Commenting on the CSO figures issued today for overseas visitors to Ireland for the three-month period July to September 2012, Niall Gibbons, CEO of Tourism Ireland, said: “Global economic conditions, and in particular, the pace of economic recovery in Great Britain, continue to present a challenging environment for travel to Ireland, as reflected in today’s CSO figures.
“Business from Mainland Europe continues to perform well, with Germany having a record year so far (+7% for the period July-September); and other important markets like Italy (+14%), the Nordic region (+3.4%) and Benelux (+2%) recording growth. The all-important North American market is also having a very strong year, with visitors numbers up +21% for the month of September alone, when we welcomed 36,000 American football fans for the Notre Dame v Navy game – reflecting the importance of large-scale sporting events for our tourism industry. Longer-haul markets are also performing well, with Australia and New Zealand (+6%) and emerging markets like China and India (+2%) also showing growth for the July to September period.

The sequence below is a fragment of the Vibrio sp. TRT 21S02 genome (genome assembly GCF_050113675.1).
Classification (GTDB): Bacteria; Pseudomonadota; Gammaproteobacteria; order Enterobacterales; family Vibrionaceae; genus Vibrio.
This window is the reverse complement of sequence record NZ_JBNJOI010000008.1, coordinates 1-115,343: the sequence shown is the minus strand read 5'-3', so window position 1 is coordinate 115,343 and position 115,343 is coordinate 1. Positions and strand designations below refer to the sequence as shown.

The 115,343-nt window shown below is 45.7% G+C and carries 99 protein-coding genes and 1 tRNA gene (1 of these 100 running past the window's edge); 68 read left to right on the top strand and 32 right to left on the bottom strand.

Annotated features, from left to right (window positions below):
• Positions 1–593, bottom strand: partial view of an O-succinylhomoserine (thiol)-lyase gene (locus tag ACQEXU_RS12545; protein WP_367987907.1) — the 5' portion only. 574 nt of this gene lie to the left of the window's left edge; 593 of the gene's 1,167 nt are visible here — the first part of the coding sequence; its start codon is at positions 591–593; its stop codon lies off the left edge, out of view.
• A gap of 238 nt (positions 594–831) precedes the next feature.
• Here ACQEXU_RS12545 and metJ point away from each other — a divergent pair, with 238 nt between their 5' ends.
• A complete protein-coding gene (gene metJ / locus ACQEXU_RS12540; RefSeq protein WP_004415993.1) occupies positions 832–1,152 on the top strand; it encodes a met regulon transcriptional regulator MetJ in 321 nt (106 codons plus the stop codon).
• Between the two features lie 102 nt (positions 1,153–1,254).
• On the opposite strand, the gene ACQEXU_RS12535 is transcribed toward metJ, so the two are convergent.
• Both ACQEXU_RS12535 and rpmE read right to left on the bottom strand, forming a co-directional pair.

“The British market is still proving difficult with a slow and uncertain economic recovery and weak consumer confidence having a significant impact on outbound travel. However, earlier this week, Tourism Minister Leo Varadkar received a significant new strategy to revitalise performance in the British market. The report – called ‘GB Path to Growth’ – sets out a new plan for restoring growth from our largest source market, Great Britain. We are also preparing for a very special year in 2013, with the Gathering and right now, we have an extensive programmer of promotions in place right around the globe, highlighting the exciting programme of events in the pipeline for the Gathering.”
Overseas tourism has a critical role to play in contributing to Ireland’s economic recovery. Overseas tourism business accounts for 59% (approximately €3.4 billion) of all tourism revenue and has the capacity to deliver even more for Ireland as part of an export-led economic renewal. Tourism is Ireland’s largest indigenous industry, contributing almost 4% of GNP and providing employment for over 200,000 people in every community throughout the island.